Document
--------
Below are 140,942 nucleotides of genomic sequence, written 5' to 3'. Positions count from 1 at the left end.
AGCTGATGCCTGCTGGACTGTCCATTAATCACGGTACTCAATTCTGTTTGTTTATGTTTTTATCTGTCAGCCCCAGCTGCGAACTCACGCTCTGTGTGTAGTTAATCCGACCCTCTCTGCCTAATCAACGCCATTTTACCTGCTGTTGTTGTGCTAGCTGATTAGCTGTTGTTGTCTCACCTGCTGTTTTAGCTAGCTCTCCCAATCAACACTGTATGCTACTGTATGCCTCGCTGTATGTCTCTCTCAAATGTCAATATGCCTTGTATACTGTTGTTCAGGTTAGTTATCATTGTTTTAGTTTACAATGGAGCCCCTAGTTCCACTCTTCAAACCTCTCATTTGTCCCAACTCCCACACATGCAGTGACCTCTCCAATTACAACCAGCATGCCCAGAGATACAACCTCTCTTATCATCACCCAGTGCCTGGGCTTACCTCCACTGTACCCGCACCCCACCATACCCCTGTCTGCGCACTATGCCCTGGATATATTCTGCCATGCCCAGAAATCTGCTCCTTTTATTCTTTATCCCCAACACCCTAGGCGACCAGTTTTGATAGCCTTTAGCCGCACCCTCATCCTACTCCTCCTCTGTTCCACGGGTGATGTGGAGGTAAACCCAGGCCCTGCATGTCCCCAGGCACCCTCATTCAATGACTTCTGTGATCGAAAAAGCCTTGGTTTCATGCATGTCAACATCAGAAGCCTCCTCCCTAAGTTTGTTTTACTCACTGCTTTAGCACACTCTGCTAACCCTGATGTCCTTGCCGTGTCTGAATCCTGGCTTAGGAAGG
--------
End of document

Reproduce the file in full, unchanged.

Below are 140,942 nucleotides of genomic sequence, written 5' to 3'. Positions count from 1 at the left end.
AGCTGATGCCTGCTGGACTGTCCATTAATCACGGTACTCAATTCTGTTTGTTTATGTTTTTATCTGTCAGCCCCAGCTGCGAACTCACGCTCTGTGTGTAGTTAATCCGACCCTCTCTGCCTAATCAACGCCATTTTACCTGCTGTTGTTGTGCTAGCTGATTAGCTGTTGTTGTCTCACCTGCTGTTTTAGCTAGCTCTCCCAATCAACACTGTATGCTACTGTATGCCTCGCTGTATGTCTCTCTCAAATGTCAATATGCCTTGTATACTGTTGTTCAGGTTAGTTATCATTGTTTTAGTTTACAATGGAGCCCCTAGTTCCACTCTTCAAACCTCTCATTTGTCCCAACTCCCACACATGCAGTGACCTCTCCAATTACAACCAGCATGCCCAGAGATACAACCTCTCTTATCATCACCCAGTGCCTGGGCTTACCTCCACTGTACCCGCACCCCACCATACCCCTGTCTGCGCACTATGCCCTGGATATATTCTGCCATGCCCAGAAATCTGCTCCTTTTATTCTTTATCCCCAACACCCTAGGCGACCAGTTTTGATAGCCTTTAGCCGCACCCTCATCCTACTCCTCCTCTGTTCCACGGGTGATGTGGAGGTAAACCCAGGCCCTGCATGTCCCCAGGCACCCTCATTCAATGACTTCTGTGATCGAAAAAGCCTTGGTTTCATGCATGTCAACATCAGAAGCCTCCTCCCTAAGTTTGTTTTACTCACTGCTTTAGCACACTCTGCTAACCCTGATGTCCTTGCCGTGTCTGAATCCTGGCTTAGGAAGG